At its simplest, a video signal consists of the black-and-while, or luminance, information to make a monochrome picture, along with a set of line and frame sync pulses. It becomes a composite video signal with the addition of a colour subcarrier at a frequency carefully selected to fall between harmonics of the line frequency and modulated in some form with the colour, or chrominance, information. In this instance, PAL is a natural progression from NTSC, having a colour subcarrier that’s amplitude modulated and with some nifty tricks using a delay line to cancel out colour shifting due to phase errors.
SECAM has the same line and frame frequency as PAL, but its colour subcarrier is frequency modulated instead of amplitude modulated. It completely avoids the NTSC and PAL phase errors by not being susceptible to them, at the cost of a more complex decoder in which the previous line’s colour information must be stored in a delay line to complete the decoding process. Any video processing equipment must also, by necessity, be more complex, something that provided the genesis of the SCART audiovisual connector standard as manufacturers opted for RGB interconnects instead. It’s even more unexpected at the transmission end, for unlike PAL or NTSC, the colour subcarrier is never absent, and to make things more French, it inverted the video modulation found in competing standards.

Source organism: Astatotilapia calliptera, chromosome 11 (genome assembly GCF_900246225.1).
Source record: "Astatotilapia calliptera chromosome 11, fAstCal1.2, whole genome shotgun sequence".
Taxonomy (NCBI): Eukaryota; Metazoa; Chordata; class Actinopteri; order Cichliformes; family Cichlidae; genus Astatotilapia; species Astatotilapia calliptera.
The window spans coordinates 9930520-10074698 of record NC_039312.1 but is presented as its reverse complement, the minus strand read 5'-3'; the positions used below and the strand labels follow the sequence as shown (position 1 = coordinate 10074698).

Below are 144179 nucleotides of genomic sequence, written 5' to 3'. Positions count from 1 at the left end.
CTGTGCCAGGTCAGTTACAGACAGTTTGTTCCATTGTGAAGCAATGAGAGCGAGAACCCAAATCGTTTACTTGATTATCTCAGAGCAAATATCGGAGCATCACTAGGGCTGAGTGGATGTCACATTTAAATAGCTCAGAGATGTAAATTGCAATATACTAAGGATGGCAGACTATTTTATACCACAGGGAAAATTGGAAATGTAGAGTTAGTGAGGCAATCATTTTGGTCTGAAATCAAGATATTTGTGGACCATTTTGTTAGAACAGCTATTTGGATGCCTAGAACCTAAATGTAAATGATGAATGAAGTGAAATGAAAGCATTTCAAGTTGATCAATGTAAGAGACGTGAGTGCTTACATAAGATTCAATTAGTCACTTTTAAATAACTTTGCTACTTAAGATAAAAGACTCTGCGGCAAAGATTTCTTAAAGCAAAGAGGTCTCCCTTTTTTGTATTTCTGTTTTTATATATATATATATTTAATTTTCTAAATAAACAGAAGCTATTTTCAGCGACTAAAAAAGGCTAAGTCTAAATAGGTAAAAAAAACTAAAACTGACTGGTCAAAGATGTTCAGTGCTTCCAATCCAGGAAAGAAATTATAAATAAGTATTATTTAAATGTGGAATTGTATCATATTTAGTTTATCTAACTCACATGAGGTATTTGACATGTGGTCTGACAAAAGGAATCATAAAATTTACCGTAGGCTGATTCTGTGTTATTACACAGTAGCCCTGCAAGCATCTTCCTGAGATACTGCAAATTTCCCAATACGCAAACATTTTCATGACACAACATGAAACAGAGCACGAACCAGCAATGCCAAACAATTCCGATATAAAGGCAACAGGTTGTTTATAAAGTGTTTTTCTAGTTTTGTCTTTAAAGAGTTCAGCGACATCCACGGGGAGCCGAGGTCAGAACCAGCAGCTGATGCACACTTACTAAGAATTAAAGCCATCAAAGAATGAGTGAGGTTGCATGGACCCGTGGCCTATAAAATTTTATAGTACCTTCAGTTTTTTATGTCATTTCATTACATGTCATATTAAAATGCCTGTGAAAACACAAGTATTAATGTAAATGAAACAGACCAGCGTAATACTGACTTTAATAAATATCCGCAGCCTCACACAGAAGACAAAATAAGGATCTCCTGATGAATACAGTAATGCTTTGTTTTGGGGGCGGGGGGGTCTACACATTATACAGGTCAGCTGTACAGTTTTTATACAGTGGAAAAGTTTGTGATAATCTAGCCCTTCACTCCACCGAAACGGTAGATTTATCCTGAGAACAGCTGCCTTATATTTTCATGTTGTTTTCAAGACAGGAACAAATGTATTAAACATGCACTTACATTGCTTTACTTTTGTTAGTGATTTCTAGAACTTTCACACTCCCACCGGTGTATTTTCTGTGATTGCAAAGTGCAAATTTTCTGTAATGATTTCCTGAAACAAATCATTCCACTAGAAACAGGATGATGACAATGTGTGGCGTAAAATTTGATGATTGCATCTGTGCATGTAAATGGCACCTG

The video below takes us deep into the system and is well worth a watch. Meanwhile, if you fancy a further wallow in Gallic technology, peer inside a Minitel terminal.
In the United States, analog TV broadcasting officially ended in 2009. While the transition wasn’t without hiccups, we did lose something along the way. For [Emily Velasco], she misses the channels between channels — where an analog TV isn’t quite tuned right and the image is smeared and distorted. A recent bug in one of her projects led to her trying to recreate the experience of the in-between on a CRT.
One of [Emily]’s other projects involved generating composite video signals from an ESP32 microcontroller. While experimenting with adding color to the output signal, the image came out incredibly scrambled. She had made an error in the stride, which smeared the image across the screen. This immediately brought back memories of old analog TV sets. A quick potentiometer allowed her to control the stride error and she wrote some code to break the GIF up into discrete bitmaps for display since the GFX library handles GIFs differently than static images. Next up was vertical hold, which was accomplished by shifting the Y coordinates. With some help from [Roger], there was now a handy GIF library that would draw GIFs line by line with the composite video effects.